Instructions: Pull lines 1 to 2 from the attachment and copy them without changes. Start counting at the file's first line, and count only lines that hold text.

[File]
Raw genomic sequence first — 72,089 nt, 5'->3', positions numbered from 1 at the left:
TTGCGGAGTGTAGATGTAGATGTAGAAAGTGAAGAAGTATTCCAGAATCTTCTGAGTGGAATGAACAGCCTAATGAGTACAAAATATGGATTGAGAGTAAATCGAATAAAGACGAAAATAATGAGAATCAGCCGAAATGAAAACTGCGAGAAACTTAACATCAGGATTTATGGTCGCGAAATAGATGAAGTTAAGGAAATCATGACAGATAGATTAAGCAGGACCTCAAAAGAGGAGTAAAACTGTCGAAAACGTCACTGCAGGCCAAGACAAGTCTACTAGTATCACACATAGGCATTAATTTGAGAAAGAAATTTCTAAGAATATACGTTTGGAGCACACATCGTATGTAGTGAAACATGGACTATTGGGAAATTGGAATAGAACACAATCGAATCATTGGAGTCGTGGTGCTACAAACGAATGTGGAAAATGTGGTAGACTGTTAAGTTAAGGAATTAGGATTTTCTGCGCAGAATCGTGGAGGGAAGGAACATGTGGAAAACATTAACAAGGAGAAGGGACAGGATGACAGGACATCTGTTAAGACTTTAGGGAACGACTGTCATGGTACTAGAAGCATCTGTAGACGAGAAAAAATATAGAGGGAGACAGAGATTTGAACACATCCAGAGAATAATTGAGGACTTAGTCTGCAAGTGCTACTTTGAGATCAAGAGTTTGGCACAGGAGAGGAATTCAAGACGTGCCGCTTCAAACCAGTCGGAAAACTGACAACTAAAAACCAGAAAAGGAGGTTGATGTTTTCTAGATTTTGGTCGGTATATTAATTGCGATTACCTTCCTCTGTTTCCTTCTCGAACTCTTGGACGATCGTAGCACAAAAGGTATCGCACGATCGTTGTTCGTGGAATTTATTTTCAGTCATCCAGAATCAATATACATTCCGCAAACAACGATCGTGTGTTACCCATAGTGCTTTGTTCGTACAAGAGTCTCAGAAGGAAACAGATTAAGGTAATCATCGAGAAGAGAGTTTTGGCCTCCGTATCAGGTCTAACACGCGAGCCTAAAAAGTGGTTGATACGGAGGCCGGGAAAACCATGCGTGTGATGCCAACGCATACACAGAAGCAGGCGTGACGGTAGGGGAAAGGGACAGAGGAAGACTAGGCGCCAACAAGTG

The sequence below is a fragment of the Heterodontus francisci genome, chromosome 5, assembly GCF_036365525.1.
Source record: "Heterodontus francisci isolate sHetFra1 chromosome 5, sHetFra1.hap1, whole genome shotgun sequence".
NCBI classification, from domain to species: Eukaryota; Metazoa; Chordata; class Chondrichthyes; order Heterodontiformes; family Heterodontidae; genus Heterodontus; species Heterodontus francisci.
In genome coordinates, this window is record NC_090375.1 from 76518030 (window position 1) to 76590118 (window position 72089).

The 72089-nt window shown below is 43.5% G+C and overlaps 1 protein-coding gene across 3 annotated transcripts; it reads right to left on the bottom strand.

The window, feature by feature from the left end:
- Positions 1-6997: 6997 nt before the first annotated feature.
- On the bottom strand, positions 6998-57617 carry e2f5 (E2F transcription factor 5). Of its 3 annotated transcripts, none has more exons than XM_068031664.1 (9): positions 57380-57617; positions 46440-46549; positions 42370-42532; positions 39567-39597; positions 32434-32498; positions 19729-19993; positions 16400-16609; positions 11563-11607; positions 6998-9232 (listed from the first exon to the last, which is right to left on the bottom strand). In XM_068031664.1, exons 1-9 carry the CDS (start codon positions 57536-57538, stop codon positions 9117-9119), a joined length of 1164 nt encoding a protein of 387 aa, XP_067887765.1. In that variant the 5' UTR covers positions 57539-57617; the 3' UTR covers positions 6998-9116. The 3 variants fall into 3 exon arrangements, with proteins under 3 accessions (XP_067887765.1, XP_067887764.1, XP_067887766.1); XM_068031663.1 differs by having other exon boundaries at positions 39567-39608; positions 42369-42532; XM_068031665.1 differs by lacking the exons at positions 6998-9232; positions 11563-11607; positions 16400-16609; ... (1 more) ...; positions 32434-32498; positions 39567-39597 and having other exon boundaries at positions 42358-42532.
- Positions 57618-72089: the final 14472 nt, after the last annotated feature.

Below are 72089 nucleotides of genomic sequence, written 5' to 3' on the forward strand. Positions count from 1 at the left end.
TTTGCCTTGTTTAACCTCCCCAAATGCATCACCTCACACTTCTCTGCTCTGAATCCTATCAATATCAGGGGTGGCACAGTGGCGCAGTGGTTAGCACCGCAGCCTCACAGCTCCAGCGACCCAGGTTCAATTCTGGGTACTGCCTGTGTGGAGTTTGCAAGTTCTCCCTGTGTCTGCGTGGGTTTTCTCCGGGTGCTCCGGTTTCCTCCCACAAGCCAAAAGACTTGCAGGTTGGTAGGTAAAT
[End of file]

Raw genomic sequence first — 72,089 nt, 5'->3', positions numbered from 1 at the left:
TTGCGGAGTGTAGATGTAGATGTAGAAAGTGAAGAAGTATTCCAGAATCTTCTGAGTGGAATGAACAGCCTAATGAGTACAAAATATGGATTGAGAGTAAATCGAATAAAGACGAAAATAATGAGAATCAGCCGAAATGAAAACTGCGAGAAACTTAACATCAGGATTTATGGTCGCGAAATAGATGAAGTTAAGGAAATCATGACAGATAGATTAAGCAGGACCTCAAAAGAGGAGTAAAACTGTCGAAAACGTCACTGCAGGCCAAGACAAGTCTACTAGTATCACACATAGGCATTAATTTGAGAAAGAAATTTCTAAGAATATACGTTTGGAGCACACATCGTATGTAGTGAAACATGGACTATTGGGAAATTGGAATAGAACACAATCGAATCATTGGAGTCGTGGTGCTACAAACGAATGTGGAAAATGTGGTAGACTGTTAAGTTAAGGAATTAGGATTTTCTGCGCAGAATCGTGGAGGGAAGGAACATGTGGAAAACATTAACAAGGAGAAGGGACAGGATGACAGGACATCTGTTAAGACTTTAGGGAACGACTGTCATGGTACTAGAAGCATCTGTAGACGAGAAAAAATATAGAGGGAGACAGAGATTTGAACACATCCAGAGAATAATTGAGGACTTAGTCTGCAAGTGCTACTTTGAGATCAAGAGTTTGGCACAGGAGAGGAATTCAAGACGTGCCGCTTCAAACCAGTCGGAAAACTGACAACTAAAAACCAGAAAAGGAGGTTGATGTTTTCTAGATTTTGGTCGGTATATTAATTGCGATTACCTTCCTCTGTTTCCTTCTCGAACTCTTGGACGATCGTAGCACAAAAGGTATCGCACGATCGTTGTTCGTGGAATTTATTTTCAGTCATCCAGAATCAATATACATTCCGCAAACAACGATCGTGTGTTACCCATAGTGCTTTGTTCGTACAAGAGTCTCAGAAGGAAACAGATTAAGGTAATCATCGAGAAGAGAGTTTTGGCCTCCGTATCAGGTCTAACACGCGAGCCTAAAAAGTGGTTGATACGGAGGCCGGGAAAACCATGCGTGTGATGCCAACGCATACACAGAAGCAGGCGTGACGGTAGGGGAAAGGGACAGAGGAAGACTAGGCGCCAACAAGTG